The Earth and Life Systems Alliance (ELSA) is a strategic cornerstone of the Norwich Research Park (NRP) and is centred around the world-class concentration of Earth and Life Scientists on the NRP which includes researchers at the University of East Anglia (UEA), John Innes Centre (JIC), The Sainsbury Laboratory (TSL) and The Genome Analysis Centre (TGAC). Together, they have internationally renowned expertise in:
• Genetics and molecular biology of plants, animals and microbes
• Biogeochemical cycles
• Marine and atmospheric sciences
• Population dynamics
• Genomics and evolutionary genetics
• Ecosystem services
• Computer modelling and climate change
The aim of ELSA is to integrate and enhance internationally-excellent research in the Earth and Life Sciences across the NRP and to provide opportunities for ELSA researchers to exchange knowledge and develop new ideas for integrative, multidisciplinary research through scientific meetings, workshops, pump-priming projects and cross-NRP studentships. We also seek to attract world class researchers and fellows to the NRP, engage with funding agencies and stakeholders in promoting ELSA science and identify new funding opportunities to ensure development and sustainability of multidisciplinary research across the NRP. Some of ELSA’s scientists are studying fundamental processes at the level of individual genes and molecules in animals, plants and microbes. Together with other ELSA colleagues who are investigating species adaptation and evolution, the aim is to understand how changes in biological processes can have larger scale impacts; for example, how single genetic mutations can trigger shifts in population numbers, species biodiversity and disrupt the balance of carbon and nitrogen in the oceans and atmosphere. Decisions around how land is used on the planet can alter entire landscapes and ecosystems, as well as affect societies and economies. These research outcomes are expected to directly inform policies around the use of resources and the environmental impact of various human activities. The research focus of ELSA is centred around three strategic themes:
Human activities leading to climate change and unsustainable use of natural resources are major factors leading to biodiversity loss. Researchers within ELSA are taking the unique approach of linking the genetic drivers of adaptive variation with large scale consequences to entire populations and ecosystems. ELSA researchers are using advanced genomic and molecular technologies to explore the genetic and molecular basis of adaptation across a wide range of species. This knowledge is being integrated with holistic analyses of population dynamics to better understand the ecological impacts of adaptation. Such information will enable researchers to predict and respond to the ecological and evolutionary consequences of changes to habitats.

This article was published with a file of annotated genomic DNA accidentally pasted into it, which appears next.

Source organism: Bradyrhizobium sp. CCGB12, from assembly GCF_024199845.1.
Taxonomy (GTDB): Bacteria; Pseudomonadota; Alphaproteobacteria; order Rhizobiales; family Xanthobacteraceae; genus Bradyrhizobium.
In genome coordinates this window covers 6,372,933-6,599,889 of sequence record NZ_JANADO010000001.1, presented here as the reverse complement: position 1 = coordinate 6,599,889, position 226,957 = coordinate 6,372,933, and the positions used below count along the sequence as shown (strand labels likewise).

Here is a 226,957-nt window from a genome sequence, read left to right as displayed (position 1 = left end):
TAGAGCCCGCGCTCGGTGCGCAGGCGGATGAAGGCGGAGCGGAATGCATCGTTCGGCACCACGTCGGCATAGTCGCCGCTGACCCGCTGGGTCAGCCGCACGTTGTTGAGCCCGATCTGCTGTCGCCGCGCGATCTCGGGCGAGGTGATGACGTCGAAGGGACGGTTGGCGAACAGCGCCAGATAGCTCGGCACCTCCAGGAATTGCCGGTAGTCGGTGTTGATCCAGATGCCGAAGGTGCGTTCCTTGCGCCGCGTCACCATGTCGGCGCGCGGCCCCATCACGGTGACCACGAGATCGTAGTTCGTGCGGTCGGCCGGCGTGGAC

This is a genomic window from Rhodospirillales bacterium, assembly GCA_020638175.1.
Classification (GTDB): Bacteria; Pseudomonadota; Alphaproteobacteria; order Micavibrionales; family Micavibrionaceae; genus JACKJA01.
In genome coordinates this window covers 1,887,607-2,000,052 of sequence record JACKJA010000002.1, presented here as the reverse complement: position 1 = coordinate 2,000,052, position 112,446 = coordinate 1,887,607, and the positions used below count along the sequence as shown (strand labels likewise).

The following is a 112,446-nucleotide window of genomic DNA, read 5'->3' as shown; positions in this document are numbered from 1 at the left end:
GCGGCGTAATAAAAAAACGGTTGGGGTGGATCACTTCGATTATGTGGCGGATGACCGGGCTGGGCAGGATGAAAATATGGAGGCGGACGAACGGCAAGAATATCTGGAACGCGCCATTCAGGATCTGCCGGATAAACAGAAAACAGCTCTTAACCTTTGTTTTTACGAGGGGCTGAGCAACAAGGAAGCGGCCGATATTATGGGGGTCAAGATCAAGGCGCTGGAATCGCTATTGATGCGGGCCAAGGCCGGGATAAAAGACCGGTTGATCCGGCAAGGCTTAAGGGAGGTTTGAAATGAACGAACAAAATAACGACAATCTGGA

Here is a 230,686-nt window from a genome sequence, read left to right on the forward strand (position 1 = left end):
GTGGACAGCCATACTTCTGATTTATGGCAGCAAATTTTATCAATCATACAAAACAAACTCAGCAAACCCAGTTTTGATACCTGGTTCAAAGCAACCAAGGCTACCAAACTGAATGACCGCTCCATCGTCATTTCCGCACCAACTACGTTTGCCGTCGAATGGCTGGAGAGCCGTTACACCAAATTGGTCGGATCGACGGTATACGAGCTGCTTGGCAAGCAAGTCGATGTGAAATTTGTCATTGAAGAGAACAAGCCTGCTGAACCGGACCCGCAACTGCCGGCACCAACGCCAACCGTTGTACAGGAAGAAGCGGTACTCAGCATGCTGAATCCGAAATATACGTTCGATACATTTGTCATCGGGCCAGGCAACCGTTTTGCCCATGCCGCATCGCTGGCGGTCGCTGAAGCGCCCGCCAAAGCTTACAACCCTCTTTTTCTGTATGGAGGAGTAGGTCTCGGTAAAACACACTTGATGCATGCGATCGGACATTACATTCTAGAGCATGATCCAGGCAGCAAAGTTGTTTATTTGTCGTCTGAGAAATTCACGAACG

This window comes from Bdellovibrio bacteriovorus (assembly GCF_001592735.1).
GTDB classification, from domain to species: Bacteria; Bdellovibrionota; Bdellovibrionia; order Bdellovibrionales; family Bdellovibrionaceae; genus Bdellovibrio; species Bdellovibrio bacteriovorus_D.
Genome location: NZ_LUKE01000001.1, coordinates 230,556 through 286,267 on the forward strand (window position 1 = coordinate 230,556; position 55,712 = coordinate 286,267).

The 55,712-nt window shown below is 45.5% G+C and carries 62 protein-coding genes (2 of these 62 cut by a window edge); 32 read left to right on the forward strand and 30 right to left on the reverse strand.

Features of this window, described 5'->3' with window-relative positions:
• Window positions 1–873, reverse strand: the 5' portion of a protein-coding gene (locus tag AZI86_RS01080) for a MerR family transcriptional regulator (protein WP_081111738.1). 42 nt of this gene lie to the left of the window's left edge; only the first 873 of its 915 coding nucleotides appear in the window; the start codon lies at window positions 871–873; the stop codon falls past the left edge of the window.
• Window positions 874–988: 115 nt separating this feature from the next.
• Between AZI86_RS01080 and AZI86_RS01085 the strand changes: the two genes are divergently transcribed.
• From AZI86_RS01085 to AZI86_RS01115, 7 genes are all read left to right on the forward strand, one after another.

Important decisions are being made about the most appropriate use of agricultural land and marine resources, bearing in mind the global pressures for food security and energy demand. It is likely that different crops will be cultivated on existing land as the local environment and climate changes and becomes more, or less hospitable for particular species. Similarly, new crop varieties able to tolerate extreme growing conditions (temperature, drought, high salinity etc.) are also being developed. This is likely to alter the appearance and functionality of local landscapes with potential socio-economic impacts across the globe. As well as pioneering research into crop plants, disease-causing pathogens, and agricultural and marine systems, researchers within ELSA are using computer modelling and predictive tools to support the necessary decision-making processes associated with proposed changes in ecosystem management.
Carbon, nitrogen, phosphorus and sulfur exist in finely balanced biogeochemical cycles that link molecular processes to the global elemental cycles. Harnessing our knowledge of the central importance of plants and microbes in these cycles is a key focus of work within ELSA. This, together with expertise in climate system analysis and global biogeochemical cycles, is enabling ELSA researchers to undertake integrated research into the biological systems involved in elemental cycling, from the molecular to the global scale. This research will help inform the development of mechanisms to mitigate the effects of human activities on these cycles.